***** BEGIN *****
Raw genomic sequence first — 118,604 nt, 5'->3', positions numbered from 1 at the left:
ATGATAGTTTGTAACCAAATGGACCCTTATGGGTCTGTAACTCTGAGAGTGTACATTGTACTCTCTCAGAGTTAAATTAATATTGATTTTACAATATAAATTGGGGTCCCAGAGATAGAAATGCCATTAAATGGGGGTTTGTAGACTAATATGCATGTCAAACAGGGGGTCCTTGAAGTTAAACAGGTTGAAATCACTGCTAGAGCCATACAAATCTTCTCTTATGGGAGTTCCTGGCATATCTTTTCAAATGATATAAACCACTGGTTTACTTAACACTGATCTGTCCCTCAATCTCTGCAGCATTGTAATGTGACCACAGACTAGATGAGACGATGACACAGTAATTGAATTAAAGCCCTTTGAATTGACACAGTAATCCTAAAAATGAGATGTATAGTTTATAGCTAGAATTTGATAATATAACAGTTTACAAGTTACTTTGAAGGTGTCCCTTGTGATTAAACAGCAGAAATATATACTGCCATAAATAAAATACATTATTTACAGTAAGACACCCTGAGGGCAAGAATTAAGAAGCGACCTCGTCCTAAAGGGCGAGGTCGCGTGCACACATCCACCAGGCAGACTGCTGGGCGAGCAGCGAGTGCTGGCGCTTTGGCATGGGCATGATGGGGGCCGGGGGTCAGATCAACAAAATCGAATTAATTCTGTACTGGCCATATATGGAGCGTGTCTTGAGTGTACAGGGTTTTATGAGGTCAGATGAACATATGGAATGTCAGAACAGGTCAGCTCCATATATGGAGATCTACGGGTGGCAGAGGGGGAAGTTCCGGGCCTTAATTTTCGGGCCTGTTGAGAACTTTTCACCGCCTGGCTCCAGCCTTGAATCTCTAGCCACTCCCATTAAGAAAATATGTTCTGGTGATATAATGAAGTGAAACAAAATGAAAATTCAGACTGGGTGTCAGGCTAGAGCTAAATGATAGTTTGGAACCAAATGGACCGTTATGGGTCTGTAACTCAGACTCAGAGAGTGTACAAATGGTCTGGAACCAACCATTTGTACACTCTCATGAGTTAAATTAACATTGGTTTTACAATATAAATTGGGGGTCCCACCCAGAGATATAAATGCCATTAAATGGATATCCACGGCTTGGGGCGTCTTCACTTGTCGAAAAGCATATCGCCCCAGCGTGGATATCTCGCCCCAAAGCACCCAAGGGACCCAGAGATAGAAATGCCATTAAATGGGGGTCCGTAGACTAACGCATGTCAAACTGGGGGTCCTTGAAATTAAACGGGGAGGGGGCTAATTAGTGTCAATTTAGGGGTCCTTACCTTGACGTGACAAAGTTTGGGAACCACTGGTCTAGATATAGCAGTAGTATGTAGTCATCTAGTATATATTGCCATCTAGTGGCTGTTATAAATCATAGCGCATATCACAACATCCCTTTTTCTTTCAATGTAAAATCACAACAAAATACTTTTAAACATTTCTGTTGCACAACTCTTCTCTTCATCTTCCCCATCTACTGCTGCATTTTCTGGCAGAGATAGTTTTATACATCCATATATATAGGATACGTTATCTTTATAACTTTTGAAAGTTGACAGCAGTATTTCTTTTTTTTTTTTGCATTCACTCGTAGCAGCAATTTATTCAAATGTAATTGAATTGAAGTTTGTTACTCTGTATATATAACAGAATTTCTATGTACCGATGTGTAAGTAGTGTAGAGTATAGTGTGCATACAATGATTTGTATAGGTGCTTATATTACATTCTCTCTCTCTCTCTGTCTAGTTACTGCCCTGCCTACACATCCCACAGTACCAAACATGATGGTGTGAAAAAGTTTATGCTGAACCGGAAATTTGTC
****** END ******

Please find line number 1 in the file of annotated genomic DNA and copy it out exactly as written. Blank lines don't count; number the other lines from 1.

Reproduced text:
Raw genomic sequence first — 118,604 nt, 5'->3', positions numbered from 1 at the left: